A network of Russian state officials, media figures, and anonymous online middlemen have been orchestrating a campaign of disinformation to destroy trust in the vaccine being developed by the University of Oxford and AstraZeneca, according to an investigation by The Times.

Using a combination of memes, videos, and fake articles, the campaign centres on the false claim that the Oxford vaccine – which uses a harmless chimpanzee adenovirus to introduce a segment of SARS-CoV-2 genome into a human cell – turns those who have received the vaccine into monkeys.

Although the conspiracy theory is clearly preposterous, the Foreign Secretary Dominic Raab warned that “it’s a shabby piece of disinformation, but it is very serious because it is an attempt to disrupt the attempts to find a safe vaccine” when speaking to BBC Radio 4.

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In August 2020, Russian President Vladimir Putin announced that a Russian regulatory body had approved a vaccine for use against COVID-19 before it had undergone its Phase III testing. After criticism from scientists across the world, the approval was downgraded to a “conditional registration certificate” which was dependent on positive results from future Phase III trials. A small study published by the state-run Gamaleya Research Institute in early September claimed that the vaccine successfully caused the body to produce antibodies to fight off a COVID-19 infection, albeit with mild side effects.

The global race for a vaccine currently includes 48 vaccines undergoing clinical trials on humans, according to a Coronavirus Vaccine Tracker from the New York Times. Speaking to the Stories of our Times podcast, Edward Lucas, a journalist and consultant on cyber-security and Russian foreign policy, Russia has a “commercial and diplomatic interest in making Russia look good, which means making everybody else look bad.” Dr Matt Galotti from the thinktank Rusi also told the podcast that the decision to name the Vaccine “Sputnik 5” was a deliberate attempt to evoke the technological achievement of the USSR successfully launching the first artificial satellite into space, as if Russia creating the first effective vaccine against COVID-19 be a similar display of technological superiority.

The Russian state has been disseminating medical information in order to sow distrust of western nations in developing countries for decades. Operation INFEKTION was a campaign run by the KGB from 1983, which spread the false rumour that the HIV virus was created in an American lab. The investigation from The Times shows that the conspiracy theory that the Oxford vaccine turns humans into monkeys was deployed in a very similar way to Operation INFEKTION.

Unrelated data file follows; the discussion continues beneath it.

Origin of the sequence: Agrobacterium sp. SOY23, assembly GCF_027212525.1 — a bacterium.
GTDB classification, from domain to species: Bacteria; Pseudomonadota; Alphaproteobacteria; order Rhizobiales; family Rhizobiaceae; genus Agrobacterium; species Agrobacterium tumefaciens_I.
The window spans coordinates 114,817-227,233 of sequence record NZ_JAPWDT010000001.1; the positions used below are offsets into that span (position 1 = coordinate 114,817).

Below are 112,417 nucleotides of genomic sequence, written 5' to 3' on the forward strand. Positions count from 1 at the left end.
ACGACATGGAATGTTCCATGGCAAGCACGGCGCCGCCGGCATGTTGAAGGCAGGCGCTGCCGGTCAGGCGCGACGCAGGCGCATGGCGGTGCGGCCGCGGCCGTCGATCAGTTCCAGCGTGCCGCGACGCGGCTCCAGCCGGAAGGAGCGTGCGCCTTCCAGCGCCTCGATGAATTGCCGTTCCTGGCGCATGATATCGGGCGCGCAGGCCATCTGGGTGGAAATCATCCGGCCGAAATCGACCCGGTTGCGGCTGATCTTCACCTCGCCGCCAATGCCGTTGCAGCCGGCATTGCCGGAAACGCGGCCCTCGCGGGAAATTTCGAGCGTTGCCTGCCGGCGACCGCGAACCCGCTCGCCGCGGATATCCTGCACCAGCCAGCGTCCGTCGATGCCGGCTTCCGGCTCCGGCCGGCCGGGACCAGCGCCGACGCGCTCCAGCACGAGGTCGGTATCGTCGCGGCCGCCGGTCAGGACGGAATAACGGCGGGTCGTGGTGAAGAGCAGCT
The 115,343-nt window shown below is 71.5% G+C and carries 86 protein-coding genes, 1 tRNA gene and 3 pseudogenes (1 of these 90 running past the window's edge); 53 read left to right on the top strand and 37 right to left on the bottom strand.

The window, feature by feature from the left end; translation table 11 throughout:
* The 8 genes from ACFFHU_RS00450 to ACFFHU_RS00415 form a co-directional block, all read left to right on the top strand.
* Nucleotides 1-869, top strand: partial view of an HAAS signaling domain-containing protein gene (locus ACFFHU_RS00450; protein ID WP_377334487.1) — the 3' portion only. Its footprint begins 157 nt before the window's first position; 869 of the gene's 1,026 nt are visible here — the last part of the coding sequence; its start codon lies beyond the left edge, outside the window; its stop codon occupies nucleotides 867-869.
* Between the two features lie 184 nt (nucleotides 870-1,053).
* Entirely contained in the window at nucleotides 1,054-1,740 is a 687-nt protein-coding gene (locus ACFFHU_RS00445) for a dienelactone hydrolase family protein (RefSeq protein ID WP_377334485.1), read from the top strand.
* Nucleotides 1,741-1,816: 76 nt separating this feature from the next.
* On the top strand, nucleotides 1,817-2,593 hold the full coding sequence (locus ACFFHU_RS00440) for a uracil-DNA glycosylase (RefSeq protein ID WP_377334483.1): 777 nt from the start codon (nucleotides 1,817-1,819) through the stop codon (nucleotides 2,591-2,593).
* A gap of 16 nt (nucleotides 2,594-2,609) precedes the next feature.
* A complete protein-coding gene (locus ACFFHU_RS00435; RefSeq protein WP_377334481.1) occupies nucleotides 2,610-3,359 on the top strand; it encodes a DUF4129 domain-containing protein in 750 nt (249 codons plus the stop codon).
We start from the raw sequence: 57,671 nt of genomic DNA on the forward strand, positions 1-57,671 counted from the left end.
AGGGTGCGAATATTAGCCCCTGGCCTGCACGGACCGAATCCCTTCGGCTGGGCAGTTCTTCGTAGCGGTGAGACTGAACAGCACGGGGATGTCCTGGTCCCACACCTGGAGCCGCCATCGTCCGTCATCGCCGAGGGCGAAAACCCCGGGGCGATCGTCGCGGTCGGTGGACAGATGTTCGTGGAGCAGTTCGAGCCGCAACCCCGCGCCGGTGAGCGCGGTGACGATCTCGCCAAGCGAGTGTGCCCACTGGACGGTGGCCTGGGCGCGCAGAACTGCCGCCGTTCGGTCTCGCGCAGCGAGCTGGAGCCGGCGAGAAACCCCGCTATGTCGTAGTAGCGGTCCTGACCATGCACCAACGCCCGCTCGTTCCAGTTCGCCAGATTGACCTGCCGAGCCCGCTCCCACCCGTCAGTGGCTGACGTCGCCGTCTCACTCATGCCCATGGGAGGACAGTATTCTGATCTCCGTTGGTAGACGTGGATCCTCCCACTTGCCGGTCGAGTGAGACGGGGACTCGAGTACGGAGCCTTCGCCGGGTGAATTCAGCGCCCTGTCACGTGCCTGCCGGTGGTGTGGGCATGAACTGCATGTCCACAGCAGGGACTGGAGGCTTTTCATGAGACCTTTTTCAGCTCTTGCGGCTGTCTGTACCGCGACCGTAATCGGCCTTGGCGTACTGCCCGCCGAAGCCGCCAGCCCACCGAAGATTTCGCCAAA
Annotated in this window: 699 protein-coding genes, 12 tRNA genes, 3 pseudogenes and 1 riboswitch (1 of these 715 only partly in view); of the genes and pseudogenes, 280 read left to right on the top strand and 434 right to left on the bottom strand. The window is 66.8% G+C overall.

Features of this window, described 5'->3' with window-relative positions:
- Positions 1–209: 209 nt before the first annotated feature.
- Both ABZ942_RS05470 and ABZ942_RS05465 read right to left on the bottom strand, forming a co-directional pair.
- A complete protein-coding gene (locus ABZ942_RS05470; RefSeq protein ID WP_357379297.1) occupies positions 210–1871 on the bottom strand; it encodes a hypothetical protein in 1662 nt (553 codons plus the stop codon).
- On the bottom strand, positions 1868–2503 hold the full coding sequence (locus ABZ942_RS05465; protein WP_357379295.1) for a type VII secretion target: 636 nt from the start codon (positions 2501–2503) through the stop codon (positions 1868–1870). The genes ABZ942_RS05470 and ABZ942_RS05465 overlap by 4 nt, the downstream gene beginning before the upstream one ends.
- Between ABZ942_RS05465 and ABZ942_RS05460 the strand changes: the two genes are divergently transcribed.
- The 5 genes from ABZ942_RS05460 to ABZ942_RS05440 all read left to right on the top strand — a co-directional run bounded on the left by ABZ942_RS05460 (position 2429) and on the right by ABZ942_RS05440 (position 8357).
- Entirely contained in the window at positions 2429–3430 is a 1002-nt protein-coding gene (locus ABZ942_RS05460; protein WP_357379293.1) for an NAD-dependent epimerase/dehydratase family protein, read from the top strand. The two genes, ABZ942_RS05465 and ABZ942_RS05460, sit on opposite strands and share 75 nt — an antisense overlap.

Instead of planting a fake story in a small news outlet, anonymous online accounts post shareable images and memes which claim that the Oxford vaccine is unsafe. One shows King Kong injecting a screaming woman with a giant needle, displaying the AstraZeneca label. Another shows British Prime Minister Boris Johnson photoshopped to look like a blonde member of the Planet of the Apes cast, with the caption “I like my bigfoot vaccine” below. These images are then broadcast and discussed on Russian state media, divorced from their original inception, as if people have begun to doubt the safety of the Oxford vaccine based on genuine evidence, and not manipulation.

Although there is no evidence that this campaign was directly authorised by the Kremlin, the Chairman of the Foreign Affairs Committee Tom Tugendhat told Times Radio: “Russia is a very centralised state and the idea this would be done without the approval of someone in the inner circle is laughable”.

The Russian Embassy in London has denied that the Russian state was involved in the disinformation campaign, telling The Times that “Astrazeneca is very well known and respected in the Russian Federation. Russia has agreed a contract on obtaining a certain amount of the Astrazeneca vaccine. Plans are also for the Astrazeneca vaccine to be partly produced in Russia itself, alongside with the Sputnik V, and some others. We stand for [a] variety of vaccines to be applied against this terrible disease. The Covid pandemic is a common threat, and both the Russian and the British governments are committed to combating it in a depoliticised manner.”

Image Credit: Pixabay.